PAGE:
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OpEdNews Op Eds    H3'ed 9/5/18

Second Largest School District Faces Teachers Strike

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"There is currently an effort to call for a strike that pits adults versus adults when students and their families will bear the brunt of a strike action."

- LAUSD School Board

Having gladly accepted the title of "a gadfly at the school board meetings", I have a natural tendency to be suspicious of the LAUSD's marketing materials. This is particularly true when the document is titled with the very 1984 sounding "Just the Facts." However, recognizing that the union's first priority is to represent the best interests of the teachers, I realize that their contract demands are not going to automatically line up with the needs of families. With this in mind, I dove into the gap that divides the two sides. I have broken the issues down by what the District states the United Teacher Los Angeles (UTLA) claims are:


(Image by LAUSD)   Details   DMCA
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L.A. Unified won't schedule a mediation date and is stalling.

The District makes this statement without providing any reference to where they found the information so it is impossible to determine what the union actually said. However, the timeline of events does not seem to support the District's terminology.

In July, UTLA did formally declare that "contract talks between LAUSD officials and the teachers union had reached an 'impasse.'" According to the union, the Public Employment Relations Board (PERB) "confirmed that talks with the district are at a deadlock [and] appointed a state mediator." While initially "district officials disputed the claim that negotiations had reached impasse", their fact sheet states that they have now accepted PERB's findings and a mediation date has been set for September 27.

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L.A. Unified is only offering teachers a 2% raise.

The LAUSD states in its fact sheet that they have already reached agreements with the three other major unions that "included raises totaling about 6%." It also states that "The Superintendent told UTLA in a letter dated August 15, that 'L.A. Unified aims to reach a similar agreement with UTLA in this bargaining process.'" The wording of this sentence is important because it weaves a public relations narrative without crossing the line into a lie.

During the negotiating process, only offers made during official bargaining sessions are binding. On July 24, 2018, the District officially offered UTLA represented employees "a 2% on schedule wage increase" plus a "2% off-schedule lump sum salary payment" and a "$500 stipend for supplies and/or instructional materials for use in their classroom during the term of this Agreement." The letter mentioned in the "fact" sheet is not in any way binding.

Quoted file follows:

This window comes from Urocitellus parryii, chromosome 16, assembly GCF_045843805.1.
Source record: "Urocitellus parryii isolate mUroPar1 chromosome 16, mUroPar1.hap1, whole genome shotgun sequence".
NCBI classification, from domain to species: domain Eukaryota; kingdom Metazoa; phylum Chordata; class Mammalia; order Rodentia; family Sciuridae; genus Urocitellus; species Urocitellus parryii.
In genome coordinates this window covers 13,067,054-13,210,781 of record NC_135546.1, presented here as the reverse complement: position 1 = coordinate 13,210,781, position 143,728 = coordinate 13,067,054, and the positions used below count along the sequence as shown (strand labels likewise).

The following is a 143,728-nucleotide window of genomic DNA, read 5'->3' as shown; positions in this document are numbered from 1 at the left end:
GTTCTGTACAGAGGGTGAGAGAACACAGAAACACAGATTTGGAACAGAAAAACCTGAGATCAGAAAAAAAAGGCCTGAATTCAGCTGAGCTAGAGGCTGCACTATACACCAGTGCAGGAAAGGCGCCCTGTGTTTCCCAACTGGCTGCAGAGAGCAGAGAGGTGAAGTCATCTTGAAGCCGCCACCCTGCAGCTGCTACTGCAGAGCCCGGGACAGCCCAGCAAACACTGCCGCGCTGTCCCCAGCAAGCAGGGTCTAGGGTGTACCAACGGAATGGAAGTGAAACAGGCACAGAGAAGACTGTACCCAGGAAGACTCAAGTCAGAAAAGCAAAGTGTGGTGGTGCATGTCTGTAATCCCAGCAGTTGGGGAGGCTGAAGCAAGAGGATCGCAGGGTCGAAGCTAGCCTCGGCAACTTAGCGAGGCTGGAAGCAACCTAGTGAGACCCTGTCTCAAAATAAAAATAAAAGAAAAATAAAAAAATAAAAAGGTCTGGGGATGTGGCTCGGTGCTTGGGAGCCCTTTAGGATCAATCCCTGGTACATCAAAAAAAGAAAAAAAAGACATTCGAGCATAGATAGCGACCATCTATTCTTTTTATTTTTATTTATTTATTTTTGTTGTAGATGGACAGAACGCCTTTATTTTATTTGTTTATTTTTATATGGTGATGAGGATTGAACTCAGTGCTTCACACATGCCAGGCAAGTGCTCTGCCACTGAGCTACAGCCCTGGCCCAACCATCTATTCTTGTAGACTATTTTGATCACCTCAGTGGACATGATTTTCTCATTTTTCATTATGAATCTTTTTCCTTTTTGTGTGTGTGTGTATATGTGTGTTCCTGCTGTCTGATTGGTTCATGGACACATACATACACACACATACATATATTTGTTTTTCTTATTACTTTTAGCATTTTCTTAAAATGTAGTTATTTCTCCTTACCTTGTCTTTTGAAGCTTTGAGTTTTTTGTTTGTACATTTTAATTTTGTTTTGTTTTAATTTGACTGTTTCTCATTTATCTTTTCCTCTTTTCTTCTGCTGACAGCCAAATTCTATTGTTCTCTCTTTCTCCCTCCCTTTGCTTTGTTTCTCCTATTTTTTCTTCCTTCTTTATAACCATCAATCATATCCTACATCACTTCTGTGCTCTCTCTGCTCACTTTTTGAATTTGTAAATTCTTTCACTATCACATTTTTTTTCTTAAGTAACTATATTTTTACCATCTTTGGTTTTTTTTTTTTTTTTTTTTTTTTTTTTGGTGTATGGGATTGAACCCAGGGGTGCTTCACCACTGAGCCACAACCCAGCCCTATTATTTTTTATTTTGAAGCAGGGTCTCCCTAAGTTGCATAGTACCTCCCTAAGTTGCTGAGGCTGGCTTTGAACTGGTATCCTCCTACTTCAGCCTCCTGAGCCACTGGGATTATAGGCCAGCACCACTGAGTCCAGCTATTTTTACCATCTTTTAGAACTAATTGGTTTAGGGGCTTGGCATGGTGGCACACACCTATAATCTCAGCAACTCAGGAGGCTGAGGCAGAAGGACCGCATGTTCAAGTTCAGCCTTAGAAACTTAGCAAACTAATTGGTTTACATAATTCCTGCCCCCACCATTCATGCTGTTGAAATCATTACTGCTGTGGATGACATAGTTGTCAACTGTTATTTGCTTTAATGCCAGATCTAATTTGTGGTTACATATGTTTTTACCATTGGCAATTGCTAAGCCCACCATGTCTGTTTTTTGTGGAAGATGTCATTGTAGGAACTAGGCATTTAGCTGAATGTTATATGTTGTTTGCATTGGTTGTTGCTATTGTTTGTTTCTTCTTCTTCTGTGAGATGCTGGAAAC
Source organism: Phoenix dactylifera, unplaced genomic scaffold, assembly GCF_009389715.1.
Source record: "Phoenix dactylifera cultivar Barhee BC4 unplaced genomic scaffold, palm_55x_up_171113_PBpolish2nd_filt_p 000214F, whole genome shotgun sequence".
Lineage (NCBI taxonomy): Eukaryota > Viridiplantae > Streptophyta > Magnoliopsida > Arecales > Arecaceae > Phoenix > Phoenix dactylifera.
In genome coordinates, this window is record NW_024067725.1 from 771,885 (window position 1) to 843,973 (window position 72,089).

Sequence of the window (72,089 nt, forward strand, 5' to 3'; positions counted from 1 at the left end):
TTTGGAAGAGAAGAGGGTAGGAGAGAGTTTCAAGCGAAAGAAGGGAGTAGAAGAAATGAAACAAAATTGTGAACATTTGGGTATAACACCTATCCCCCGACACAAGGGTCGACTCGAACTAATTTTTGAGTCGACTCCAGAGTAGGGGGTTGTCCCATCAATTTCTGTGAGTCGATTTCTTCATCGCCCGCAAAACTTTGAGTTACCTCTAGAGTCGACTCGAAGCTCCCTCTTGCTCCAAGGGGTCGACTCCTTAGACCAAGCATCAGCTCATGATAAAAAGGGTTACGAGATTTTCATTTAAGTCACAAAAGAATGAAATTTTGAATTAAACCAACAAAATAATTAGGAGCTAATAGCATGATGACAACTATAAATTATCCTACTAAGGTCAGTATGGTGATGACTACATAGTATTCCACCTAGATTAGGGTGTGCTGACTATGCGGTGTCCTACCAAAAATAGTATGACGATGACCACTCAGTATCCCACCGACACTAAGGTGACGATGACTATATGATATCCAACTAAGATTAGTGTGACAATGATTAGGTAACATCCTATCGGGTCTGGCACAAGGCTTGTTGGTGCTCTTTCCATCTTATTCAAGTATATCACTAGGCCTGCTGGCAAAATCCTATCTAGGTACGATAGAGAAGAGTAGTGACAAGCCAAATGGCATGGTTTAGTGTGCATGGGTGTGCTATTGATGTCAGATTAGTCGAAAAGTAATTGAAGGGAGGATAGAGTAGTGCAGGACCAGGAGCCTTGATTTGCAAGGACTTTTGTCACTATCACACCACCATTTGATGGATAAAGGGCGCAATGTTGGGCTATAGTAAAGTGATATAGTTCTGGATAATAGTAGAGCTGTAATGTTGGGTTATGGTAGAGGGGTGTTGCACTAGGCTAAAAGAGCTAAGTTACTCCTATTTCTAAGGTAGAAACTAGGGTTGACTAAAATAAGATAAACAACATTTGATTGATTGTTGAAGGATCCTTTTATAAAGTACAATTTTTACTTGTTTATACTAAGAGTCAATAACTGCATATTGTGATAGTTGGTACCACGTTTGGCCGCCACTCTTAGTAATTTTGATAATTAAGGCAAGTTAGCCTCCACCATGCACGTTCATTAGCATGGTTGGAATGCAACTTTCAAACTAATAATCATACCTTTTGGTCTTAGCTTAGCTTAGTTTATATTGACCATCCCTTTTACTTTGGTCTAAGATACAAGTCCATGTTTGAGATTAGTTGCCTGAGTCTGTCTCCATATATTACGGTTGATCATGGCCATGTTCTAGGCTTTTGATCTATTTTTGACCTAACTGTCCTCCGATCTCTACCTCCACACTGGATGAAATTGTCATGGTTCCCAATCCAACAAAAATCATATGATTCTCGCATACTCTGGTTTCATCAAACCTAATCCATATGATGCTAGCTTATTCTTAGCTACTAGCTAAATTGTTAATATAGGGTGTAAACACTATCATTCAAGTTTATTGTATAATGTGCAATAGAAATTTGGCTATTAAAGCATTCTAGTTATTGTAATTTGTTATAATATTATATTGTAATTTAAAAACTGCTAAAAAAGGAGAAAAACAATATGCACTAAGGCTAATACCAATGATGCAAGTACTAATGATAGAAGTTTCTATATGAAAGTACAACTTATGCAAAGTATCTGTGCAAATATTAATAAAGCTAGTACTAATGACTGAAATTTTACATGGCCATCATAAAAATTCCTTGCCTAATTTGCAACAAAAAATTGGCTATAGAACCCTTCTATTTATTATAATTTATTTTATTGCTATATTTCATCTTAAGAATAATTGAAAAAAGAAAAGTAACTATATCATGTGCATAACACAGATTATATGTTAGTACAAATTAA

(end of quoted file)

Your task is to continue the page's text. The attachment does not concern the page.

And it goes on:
It should also be noted that last year the Board members received a raise of at least 174% and now make as much as $125,000 per year. Superintendent Beutner lead a study group that came to the conclusion that "LA Unified provides a higher average teacher salary and higher average healthcare benefits than do [unnamed] peer Districts." Despite not having any professional experience in education, Beutner has a base salary of $350,000. This was awarded to him after his supporters originally suggested to the Board that he would not take a salary.

L.A. Unified doesn't support smaller class sizes, more school librarians, nurses, and counselors.

Under the union's proposed contract, students would receive the following benefits:

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The District says that it supports the union's initiatives but asks "where does the money come from to pay for this?" In other words, while they do not actively oppose these concepts, they also have not prioritized them in past budgets. Instead, the District spent $154 million to purchase and renovate its headquarters on Beaudry from "investors, which included the firm headed by billionaire and city schools activist Eli Broad". The Belmont Learning Complex project cost over $400 million after the District built (and rebuilt) the school atop an "allegedly toxic site". Over $1 billion was spent on the failed iPad project. The cost for the botched MiSiS system was north of $111.5 million and the Miramonte settlements cost students $139 million. The District also loses funding everytime they approve a substandard charter school.

L.A. Unified has $1.7 billion in unrestricted reserves.

The District's fact sheet claims that the reserve is actually $1.2 billion. According to the budget, it is actually $1,907,667,702.07. However, after subtracting off budget items, including a reserve for a potential salary increase, this reserve drops to $707 million. This assumes that the budget has been properly constructed. According to historical spending patterns, the District should spend about $350 million for textbooks and supplies. The latest budget allocates "more than $700 million for these materials." After scrutinizing the District over the last several years, it seems that a deficit is consistently forecast for the third year out only to eventually turn into a surplus as time passes. The stakeholders of the District would benefit greatly if UTLA takes up the District's offer to allow them "to audit the District financials".

UTLA supports Magnet schools.

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Carl Petersen is a father of five, including two daughters who are on the autism spectrum. His involvement in education issues began when the Los Angeles Unified School District (LAUSD) refused to provide services that his daughters' teachers (more...)
 

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